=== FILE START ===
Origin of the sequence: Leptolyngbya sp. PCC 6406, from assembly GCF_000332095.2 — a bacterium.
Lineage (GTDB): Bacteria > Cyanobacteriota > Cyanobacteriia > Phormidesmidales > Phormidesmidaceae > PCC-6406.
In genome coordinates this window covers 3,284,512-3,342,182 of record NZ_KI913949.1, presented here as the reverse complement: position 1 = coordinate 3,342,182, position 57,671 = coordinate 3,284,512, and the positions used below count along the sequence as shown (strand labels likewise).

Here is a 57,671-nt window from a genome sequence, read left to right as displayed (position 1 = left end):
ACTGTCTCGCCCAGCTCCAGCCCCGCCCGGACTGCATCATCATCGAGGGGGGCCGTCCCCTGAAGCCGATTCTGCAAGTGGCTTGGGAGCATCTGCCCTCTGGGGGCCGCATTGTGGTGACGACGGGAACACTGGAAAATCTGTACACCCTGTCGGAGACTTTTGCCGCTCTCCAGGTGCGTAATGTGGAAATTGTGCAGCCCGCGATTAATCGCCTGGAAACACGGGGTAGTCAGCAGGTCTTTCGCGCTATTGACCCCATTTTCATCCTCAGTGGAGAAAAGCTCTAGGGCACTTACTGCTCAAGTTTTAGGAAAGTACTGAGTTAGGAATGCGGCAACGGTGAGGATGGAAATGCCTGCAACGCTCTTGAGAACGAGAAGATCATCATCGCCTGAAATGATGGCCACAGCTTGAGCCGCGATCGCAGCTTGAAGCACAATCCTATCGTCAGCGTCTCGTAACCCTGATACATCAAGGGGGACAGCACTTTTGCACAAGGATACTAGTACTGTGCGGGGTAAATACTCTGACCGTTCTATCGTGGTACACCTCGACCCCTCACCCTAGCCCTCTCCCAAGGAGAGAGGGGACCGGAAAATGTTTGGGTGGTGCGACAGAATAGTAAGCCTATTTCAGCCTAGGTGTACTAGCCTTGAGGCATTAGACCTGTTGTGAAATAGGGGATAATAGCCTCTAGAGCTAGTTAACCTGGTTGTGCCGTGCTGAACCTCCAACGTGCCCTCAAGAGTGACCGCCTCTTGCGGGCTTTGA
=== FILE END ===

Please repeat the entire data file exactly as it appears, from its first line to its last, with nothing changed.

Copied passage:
Origin of the sequence: Leptolyngbya sp. PCC 6406, from assembly GCF_000332095.2 — a bacterium.
Lineage (GTDB): Bacteria > Cyanobacteriota > Cyanobacteriia > Phormidesmidales > Phormidesmidaceae > PCC-6406.
In genome coordinates this window covers 3,284,512-3,342,182 of record NZ_KI913949.1, presented here as the reverse complement: position 1 = coordinate 3,342,182, position 57,671 = coordinate 3,284,512, and the positions used below count along the sequence as shown (strand labels likewise).

Here is a 57,671-nt window from a genome sequence, read left to right as displayed (position 1 = left end):
ACTGTCTCGCCCAGCTCCAGCCCCGCCCGGACTGCATCATCATCGAGGGGGGCCGTCCCCTGAAGCCGATTCTGCAAGTGGCTTGGGAGCATCTGCCCTCTGGGGGCCGCATTGTGGTGACGACGGGAACACTGGAAAATCTGTACACCCTGTCGGAGACTTTTGCCGCTCTCCAGGTGCGTAATGTGGAAATTGTGCAGCCCGCGATTAATCGCCTGGAAACACGGGGTAGTCAGCAGGTCTTTCGCGCTATTGACCCCATTTTCATCCTCAGTGGAGAAAAGCTCTAGGGCACTTACTGCTCAAGTTTTAGGAAAGTACTGAGTTAGGAATGCGGCAACGGTGAGGATGGAAATGCCTGCAACGCTCTTGAGAACGAGAAGATCATCATCGCCTGAAATGATGGCCACAGCTTGAGCCGCGATCGCAGCTTGAAGCACAATCCTATCGTCAGCGTCTCGTAACCCTGATACATCAAGGGGGACAGCACTTTTGCACAAGGATACTAGTACTGTGCGGGGTAAATACTCTGACCGTTCTATCGTGGTACACCTCGACCCCTCACCCTAGCCCTCTCCCAAGGAGAGAGGGGACCGGAAAATGTTTGGGTGGTGCGACAGAATAGTAAGCCTATTTCAGCCTAGGTGTACTAGCCTTGAGGCATTAGACCTGTTGTGAAATAGGGGATAATAGCCTCTAGAGCTAGTTAACCTGGTTGTGCCGTGCTGAACCTCCAACGTGCCCTCAAGAGTGACCGCCTCTTGCGGGCTTTGA